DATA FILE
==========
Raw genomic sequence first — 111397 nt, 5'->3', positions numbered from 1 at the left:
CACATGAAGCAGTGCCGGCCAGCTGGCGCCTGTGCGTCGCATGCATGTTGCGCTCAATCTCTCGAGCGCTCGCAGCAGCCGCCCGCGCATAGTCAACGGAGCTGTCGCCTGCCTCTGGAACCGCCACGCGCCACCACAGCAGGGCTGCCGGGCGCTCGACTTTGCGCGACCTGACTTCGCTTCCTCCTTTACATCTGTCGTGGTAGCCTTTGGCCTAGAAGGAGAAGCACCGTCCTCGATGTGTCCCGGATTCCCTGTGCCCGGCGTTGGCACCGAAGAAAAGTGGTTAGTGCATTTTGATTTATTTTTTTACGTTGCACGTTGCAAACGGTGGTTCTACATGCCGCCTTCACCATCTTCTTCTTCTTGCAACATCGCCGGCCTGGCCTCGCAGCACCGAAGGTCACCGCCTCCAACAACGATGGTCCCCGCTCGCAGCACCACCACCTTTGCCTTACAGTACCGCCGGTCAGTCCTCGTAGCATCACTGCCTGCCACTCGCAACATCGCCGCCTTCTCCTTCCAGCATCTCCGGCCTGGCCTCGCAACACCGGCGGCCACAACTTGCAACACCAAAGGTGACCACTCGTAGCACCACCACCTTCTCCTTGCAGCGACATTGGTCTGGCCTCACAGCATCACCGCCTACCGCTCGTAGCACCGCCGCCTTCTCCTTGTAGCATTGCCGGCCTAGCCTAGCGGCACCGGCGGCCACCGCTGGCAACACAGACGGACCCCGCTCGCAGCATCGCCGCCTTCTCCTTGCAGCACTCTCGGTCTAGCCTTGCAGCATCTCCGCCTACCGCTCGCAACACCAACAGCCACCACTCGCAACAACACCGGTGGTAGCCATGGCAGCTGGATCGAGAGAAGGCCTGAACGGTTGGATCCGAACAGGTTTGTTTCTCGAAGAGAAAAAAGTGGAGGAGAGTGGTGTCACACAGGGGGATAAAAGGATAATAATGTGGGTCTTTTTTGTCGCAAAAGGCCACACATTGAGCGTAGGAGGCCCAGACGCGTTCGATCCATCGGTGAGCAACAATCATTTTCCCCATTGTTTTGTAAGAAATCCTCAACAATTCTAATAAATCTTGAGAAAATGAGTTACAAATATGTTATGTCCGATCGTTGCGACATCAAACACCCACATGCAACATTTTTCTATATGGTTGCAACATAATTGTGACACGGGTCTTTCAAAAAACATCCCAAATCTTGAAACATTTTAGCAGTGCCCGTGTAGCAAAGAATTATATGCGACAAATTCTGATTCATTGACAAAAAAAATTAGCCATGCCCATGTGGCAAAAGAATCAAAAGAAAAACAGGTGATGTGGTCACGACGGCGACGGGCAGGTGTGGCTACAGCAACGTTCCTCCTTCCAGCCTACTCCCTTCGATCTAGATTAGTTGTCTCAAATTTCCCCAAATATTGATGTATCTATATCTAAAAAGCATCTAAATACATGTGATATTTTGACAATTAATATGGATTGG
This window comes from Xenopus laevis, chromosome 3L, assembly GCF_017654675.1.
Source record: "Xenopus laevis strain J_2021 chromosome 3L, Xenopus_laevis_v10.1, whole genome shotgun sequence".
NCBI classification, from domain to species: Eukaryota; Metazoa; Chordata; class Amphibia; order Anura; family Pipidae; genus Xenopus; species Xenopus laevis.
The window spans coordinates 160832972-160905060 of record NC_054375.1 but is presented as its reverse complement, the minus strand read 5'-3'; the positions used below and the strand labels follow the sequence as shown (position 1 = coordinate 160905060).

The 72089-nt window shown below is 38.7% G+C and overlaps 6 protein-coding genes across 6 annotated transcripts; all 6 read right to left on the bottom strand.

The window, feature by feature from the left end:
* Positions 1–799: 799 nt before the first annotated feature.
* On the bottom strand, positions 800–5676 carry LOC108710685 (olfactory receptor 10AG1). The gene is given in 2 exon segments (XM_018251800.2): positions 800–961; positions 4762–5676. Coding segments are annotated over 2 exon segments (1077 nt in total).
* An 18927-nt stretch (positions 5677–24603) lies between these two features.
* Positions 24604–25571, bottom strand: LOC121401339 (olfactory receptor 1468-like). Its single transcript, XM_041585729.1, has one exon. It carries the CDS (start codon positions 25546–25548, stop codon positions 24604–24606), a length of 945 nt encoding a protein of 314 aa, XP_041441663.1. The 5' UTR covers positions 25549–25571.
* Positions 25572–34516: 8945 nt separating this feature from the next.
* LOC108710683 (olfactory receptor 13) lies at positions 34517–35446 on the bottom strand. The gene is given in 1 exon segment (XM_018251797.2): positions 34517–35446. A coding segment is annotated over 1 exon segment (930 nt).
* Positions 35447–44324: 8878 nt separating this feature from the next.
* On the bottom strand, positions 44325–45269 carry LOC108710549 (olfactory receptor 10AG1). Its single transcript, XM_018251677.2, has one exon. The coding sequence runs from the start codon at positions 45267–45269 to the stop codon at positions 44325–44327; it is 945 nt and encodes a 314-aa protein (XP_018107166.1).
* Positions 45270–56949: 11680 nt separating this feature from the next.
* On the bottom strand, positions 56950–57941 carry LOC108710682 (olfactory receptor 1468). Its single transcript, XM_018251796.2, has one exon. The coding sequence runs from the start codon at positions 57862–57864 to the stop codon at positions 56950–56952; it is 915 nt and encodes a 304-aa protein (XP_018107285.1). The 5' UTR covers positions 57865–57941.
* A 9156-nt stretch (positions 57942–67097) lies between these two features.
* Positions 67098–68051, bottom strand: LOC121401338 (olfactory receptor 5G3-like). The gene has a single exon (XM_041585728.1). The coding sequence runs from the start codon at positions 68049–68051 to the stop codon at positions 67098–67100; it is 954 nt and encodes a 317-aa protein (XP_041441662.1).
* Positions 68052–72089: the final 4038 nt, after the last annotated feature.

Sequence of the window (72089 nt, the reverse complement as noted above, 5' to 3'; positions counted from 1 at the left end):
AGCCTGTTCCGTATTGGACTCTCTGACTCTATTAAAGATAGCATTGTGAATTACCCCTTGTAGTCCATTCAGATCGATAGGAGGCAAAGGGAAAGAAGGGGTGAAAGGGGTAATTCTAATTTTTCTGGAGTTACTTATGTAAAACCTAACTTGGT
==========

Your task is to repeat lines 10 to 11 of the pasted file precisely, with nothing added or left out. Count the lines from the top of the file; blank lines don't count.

* On the bottom strand, positions 800–5676 carry LOC108710685 (olfactory receptor 10AG1). The gene is given in 2 exon segments (XM_018251800.2): positions 800–961; positions 4762–5676. Coding segments are annotated over 2 exon segments (1077 nt in total).
* An 18927-nt stretch (positions 5677–24603) lies between these two features.